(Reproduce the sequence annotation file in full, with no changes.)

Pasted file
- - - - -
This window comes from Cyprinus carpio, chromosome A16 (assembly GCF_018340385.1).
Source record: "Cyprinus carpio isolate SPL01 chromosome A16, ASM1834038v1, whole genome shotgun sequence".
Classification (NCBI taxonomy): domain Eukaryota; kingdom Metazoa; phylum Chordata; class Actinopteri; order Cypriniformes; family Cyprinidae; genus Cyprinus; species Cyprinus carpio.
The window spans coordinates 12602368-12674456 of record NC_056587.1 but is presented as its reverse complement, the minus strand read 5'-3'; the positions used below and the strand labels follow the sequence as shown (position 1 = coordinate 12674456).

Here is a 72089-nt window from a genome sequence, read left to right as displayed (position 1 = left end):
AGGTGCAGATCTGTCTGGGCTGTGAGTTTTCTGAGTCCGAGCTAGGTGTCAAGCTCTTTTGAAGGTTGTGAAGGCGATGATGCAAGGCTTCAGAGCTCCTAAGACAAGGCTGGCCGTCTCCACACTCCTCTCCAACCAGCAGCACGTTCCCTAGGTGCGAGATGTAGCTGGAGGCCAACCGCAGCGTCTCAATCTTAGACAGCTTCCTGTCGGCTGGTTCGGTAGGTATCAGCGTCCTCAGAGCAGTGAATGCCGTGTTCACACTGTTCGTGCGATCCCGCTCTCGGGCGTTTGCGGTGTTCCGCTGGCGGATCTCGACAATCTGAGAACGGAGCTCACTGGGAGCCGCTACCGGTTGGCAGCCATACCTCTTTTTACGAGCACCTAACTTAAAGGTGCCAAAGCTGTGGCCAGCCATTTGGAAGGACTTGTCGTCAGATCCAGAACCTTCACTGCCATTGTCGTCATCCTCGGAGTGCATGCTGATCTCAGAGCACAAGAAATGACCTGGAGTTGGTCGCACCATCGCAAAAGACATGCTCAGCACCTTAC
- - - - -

This window comes from Cyprinus carpio, chromosome A16 (assembly GCF_018340385.1).
Source record: "Cyprinus carpio isolate SPL01 chromosome A16, ASM1834038v1, whole genome shotgun sequence".
Classification (NCBI taxonomy): domain Eukaryota; kingdom Metazoa; phylum Chordata; class Actinopteri; order Cypriniformes; family Cyprinidae; genus Cyprinus; species Cyprinus carpio.
The window spans coordinates 12602368-12674456 of record NC_056587.1 but is presented as its reverse complement, the minus strand read 5'-3'; the positions used below and the strand labels follow the sequence as shown (position 1 = coordinate 12674456).

Here is a 72089-nt window from a genome sequence, read left to right as displayed (position 1 = left end):
AGGTGCAGATCTGTCTGGGCTGTGAGTTTTCTGAGTCCGAGCTAGGTGTCAAGCTCTTTTGAAGGTTGTGAAGGCGATGATGCAAGGCTTCAGAGCTCCTAAGACAAGGCTGGCCGTCTCCACACTCCTCTCCAACCAGCAGCACGTTCCCTAGGTGCGAGATGTAGCTGGAGGCCAACCGCAGCGTCTCAATCTTAGACAGCTTCCTGTCGGCTGGTTCGGTAGGTATCAGCGTCCTCAGAGCAGTGAATGCCGTGTTCACACTGTTCGTGCGATCCCGCTCTCGGGCGTTTGCGGTGTTCCGCTGGCGGATCTCGACAATCTGAGAACGGAGCTCACTGGGAGCCGCTACCGGTTGGCAGCCATACCTCTTTTTACGAGCACCTAACTTAAAGGTGCCAAAGCTGTGGCCAGCCATTTGGAAGGACTTGTCGTCAGATCCAGAACCTTCACTGCCATTGTCGTCATCCTCGGAGTGCATGCTGATCTCAGAGCACAAGAAATGACCTGGAGTTGGTCGCACCATCGCAAAAGACATGCTCAGCACCTTAC